SMC's AS elections see steady decline in voters

  This year also saw only 18 candidates, the lowest amount of candidates in comparison to other years; 2013 alone had 40 contenders in all, running for different positions.

“Because a lot more people ran [in other years]. Look at the number of people running and that’s why,” says Student Advisor Benny Blaydes. “When a lot of people are running and every position is contested, you’re gonna get a lot more people [voting].”

According to Blaydes, student voter turnout directly correlates to the amount of political activity going on in the area. “This year, we had a lot of other stuff students were involved in. We don’t have any major political stuff going on statewide,” he says. “When there’s more political activity and more statewide issues, students will feel the need to do something.”

The year that saw the highest voter turnout also saw the most contention among candidates and the looming threat of what was then popularly known among the general student population as a "two-tier" tuition plan. In 2011, a total of 3,767 students went to the AS polls to voice their support of candidates who each opposed the Board of Trustees' plans to create a tuition payment plan that would allow students to pay more for access to classes, similar to the model at UCLA Extension.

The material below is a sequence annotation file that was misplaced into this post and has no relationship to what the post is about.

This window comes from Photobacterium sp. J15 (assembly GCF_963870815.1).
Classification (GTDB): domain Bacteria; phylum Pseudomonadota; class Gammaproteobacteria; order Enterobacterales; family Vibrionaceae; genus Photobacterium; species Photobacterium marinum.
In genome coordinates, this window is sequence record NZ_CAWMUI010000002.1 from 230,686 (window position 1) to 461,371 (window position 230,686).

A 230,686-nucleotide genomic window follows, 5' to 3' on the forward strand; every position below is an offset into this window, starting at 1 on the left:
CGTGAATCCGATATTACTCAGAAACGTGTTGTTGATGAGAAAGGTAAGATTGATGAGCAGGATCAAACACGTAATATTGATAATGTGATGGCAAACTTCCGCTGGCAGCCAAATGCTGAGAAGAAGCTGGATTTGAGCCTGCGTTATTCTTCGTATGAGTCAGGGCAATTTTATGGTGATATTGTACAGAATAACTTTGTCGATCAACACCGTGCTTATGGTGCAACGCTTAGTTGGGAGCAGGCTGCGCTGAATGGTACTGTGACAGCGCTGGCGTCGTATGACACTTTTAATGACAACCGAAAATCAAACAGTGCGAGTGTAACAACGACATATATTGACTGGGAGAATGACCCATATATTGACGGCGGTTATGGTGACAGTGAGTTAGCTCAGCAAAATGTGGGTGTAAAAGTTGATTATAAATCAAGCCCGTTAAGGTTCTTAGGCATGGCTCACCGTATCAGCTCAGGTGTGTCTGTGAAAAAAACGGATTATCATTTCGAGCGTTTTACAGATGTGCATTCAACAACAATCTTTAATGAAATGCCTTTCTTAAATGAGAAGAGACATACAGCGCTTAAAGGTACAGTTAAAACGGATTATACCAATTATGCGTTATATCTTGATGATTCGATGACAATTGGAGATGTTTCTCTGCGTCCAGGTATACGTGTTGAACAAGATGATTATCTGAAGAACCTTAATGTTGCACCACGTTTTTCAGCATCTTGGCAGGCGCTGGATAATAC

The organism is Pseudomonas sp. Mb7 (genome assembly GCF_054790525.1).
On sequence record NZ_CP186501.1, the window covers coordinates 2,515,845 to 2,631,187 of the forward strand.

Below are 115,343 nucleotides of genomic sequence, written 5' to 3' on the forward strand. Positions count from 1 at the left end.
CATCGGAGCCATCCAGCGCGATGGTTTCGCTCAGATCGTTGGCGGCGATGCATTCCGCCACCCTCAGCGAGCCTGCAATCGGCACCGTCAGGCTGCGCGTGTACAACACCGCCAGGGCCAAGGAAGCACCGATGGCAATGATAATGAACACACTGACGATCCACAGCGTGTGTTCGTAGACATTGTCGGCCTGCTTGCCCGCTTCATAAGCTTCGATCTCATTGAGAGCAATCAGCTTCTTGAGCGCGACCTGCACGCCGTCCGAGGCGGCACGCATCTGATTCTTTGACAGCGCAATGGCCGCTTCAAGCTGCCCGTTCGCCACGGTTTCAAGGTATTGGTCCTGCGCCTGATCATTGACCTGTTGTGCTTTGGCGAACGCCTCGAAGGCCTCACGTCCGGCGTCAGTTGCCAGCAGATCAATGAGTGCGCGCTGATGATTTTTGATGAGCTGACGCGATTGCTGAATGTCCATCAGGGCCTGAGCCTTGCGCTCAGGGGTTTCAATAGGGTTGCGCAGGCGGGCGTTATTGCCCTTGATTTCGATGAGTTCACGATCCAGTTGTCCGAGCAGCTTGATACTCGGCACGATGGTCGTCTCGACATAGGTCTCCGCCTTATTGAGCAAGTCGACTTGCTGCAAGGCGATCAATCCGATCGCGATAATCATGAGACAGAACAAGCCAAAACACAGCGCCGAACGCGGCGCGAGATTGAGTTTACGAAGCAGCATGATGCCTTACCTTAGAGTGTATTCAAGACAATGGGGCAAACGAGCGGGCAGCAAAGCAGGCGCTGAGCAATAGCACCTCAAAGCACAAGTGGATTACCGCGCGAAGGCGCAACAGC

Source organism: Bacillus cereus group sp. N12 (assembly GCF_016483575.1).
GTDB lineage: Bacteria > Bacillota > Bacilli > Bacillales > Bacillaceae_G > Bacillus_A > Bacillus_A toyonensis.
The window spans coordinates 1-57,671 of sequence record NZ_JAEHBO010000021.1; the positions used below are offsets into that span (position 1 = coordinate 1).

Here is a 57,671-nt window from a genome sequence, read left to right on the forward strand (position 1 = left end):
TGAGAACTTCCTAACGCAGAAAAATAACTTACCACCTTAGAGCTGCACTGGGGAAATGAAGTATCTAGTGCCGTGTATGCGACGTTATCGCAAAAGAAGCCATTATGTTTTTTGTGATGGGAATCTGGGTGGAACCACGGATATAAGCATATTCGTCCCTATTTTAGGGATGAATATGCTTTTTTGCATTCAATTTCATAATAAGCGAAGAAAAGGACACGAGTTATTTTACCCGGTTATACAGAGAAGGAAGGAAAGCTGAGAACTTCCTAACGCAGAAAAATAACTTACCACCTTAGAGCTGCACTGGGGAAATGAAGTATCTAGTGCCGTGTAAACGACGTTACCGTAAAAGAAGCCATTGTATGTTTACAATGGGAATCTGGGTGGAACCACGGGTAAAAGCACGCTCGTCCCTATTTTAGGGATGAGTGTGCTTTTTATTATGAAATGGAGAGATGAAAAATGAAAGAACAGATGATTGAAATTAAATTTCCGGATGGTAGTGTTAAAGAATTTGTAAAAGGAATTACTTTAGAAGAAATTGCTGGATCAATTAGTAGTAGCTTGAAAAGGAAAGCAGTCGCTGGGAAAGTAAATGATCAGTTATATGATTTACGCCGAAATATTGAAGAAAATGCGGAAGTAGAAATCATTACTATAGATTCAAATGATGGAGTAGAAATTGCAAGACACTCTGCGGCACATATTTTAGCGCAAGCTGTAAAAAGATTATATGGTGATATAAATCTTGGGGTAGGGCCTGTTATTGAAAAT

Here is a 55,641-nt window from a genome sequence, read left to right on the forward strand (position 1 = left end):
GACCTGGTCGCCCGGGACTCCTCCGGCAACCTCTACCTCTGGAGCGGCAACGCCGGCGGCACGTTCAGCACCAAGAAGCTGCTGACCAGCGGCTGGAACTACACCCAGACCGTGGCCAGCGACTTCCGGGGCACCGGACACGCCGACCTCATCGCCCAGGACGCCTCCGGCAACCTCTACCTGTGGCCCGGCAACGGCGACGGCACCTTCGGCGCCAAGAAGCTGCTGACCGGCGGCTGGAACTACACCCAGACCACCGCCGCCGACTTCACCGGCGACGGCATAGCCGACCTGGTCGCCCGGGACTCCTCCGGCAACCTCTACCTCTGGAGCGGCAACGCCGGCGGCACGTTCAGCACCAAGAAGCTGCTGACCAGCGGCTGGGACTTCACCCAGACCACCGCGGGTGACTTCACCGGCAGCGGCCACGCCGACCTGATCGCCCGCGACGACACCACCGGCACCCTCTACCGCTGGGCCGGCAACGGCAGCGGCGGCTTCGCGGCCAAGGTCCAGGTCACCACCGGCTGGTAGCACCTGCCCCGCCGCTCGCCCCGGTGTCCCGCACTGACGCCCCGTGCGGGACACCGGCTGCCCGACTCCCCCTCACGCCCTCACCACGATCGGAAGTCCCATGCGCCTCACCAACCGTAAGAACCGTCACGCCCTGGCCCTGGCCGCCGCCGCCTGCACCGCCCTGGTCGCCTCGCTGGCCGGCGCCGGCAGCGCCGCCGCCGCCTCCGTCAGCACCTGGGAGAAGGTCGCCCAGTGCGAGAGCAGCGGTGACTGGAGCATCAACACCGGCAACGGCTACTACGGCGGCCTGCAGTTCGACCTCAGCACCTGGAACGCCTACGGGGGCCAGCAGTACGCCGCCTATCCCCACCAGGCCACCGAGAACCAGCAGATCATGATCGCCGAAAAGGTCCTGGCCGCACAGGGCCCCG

That same year saw a large number of election code complaints filed between candidates Harrison Wills and David Stavis.

Another possible cause of the low turnout could be that some other events took away from the focus. “The big thing in this year’s publicity is that it’s very easy to get overshadowed by bigger events like Consent Month,” said Inter-Club Council Chair Maya Kaitel in an interview prior to the results. “You’ll notice that, in the quad, there aren’t that many candidate posters but there’s a ton of Consent Month posters. This year, the publicity that [we did] is a little more small scale.”

Despite the low numbers in yearly comparison, several AS directors and Blaydes have pointed out that other schools see as little as 500 students voting in their respective student government elections. According to Blaydes, prior to the availability of electronic voting, SMC's AS shared similar lower voter turnout to those other schools.